Please use this identifier to cite or link to this item: http://cmuir.cmu.ac.th/jspui/handle/6653943832/55469
Title: Daldionin, an Unprecedented Binaphthyl Derivative, and Diverse Polyketide Congeners from a Fungal Orchid Endophyte
Authors: Emma C. Barnes
Juangjun Jumpathong
Saisamorn Lumyong
Kerstin Voigt
Christian Hertweck
Keywords: Chemistry
Issue Date: 18-Mar-2016
Abstract: © 2016 Wiley-VCH Verlag GmbH & Co. KGaA, Weinheim. Thailand possesses a rich diversity of orchid species that, in turn, live in symbiosis with a wide variety of fungi. Such endophytes have the potential to produce secondary metabolites with bioactivity against orchid and/or human pathogens. The orchid-associated fungal strain Daldinia eschscholtzii was found to produce a diverse range of aromatic polyketides including the new naphthalene derivatives daldionin, nodulones B and C, and daldinones F and G along with eight known compounds. Daldionin possesses an unprecedented oxane-linked binaphthyl ring system. These compounds demonstrate the high diversity of structural variations that are constructed during fungal biosynthesis, and the results include important observations concerning the biosynthesis of binaphthyl derivatives. Daldionin was found to have weak antiproliferative activity against HUVEC and K-562 cell lines. All but one of the isolated compounds showed moderate antimicrobial activity towards at least one of the four tested microbial strains. Not just a pretty flower: Daldionin, which possesses an unprecedented oxane-linked binaphthyl ring system, was isolated alongside a diverse range of aromatic polyketides from the orchid associated fungus Daldinia eschscholtzii (see figure). These compounds demonstrate the high diversity of structural variations orchid fungal strains are capable of producing. Some important observations with respect to the biosynthesis of binaphthyl derivatives are also revealed.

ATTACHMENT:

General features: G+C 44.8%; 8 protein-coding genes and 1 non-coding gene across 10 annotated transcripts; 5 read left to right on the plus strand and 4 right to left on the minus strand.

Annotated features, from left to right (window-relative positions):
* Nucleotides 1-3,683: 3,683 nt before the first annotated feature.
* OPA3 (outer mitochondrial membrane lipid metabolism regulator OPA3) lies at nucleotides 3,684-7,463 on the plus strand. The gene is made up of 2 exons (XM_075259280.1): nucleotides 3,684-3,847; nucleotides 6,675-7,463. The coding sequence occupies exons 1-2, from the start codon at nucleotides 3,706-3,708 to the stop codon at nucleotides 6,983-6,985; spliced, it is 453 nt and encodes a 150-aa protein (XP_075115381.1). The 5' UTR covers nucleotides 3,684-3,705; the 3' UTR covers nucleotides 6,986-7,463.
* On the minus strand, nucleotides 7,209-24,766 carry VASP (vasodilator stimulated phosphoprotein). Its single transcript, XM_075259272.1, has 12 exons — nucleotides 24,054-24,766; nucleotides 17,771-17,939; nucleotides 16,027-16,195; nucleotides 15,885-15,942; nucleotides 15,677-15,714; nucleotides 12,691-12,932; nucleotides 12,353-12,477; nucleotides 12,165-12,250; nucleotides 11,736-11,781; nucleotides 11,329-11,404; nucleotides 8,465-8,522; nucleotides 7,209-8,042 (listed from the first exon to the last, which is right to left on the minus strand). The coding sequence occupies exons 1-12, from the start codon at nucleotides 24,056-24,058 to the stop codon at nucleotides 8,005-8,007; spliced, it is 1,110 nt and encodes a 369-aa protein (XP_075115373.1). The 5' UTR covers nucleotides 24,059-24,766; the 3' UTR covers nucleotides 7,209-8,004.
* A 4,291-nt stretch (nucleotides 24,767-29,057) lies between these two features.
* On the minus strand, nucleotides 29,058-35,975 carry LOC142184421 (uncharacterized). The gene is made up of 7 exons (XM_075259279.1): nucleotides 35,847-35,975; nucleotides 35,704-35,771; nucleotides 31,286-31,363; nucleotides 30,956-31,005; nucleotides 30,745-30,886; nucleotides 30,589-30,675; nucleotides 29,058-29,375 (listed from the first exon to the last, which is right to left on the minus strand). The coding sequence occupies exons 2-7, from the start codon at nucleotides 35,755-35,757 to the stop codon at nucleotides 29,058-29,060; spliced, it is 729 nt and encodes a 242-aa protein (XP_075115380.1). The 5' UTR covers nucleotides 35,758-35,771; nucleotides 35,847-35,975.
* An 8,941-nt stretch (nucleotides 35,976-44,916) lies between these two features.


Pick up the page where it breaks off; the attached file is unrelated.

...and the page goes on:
URI: https://www.scopus.com/inward/record.uri?partnerID=HzOxMe3b&scp=84976241897&origin=inward
http://cmuir.cmu.ac.th/jspui/handle/6653943832/55469
ISSN: 15213765
09476539
Appears in Collections:CMUL: Journal Articles

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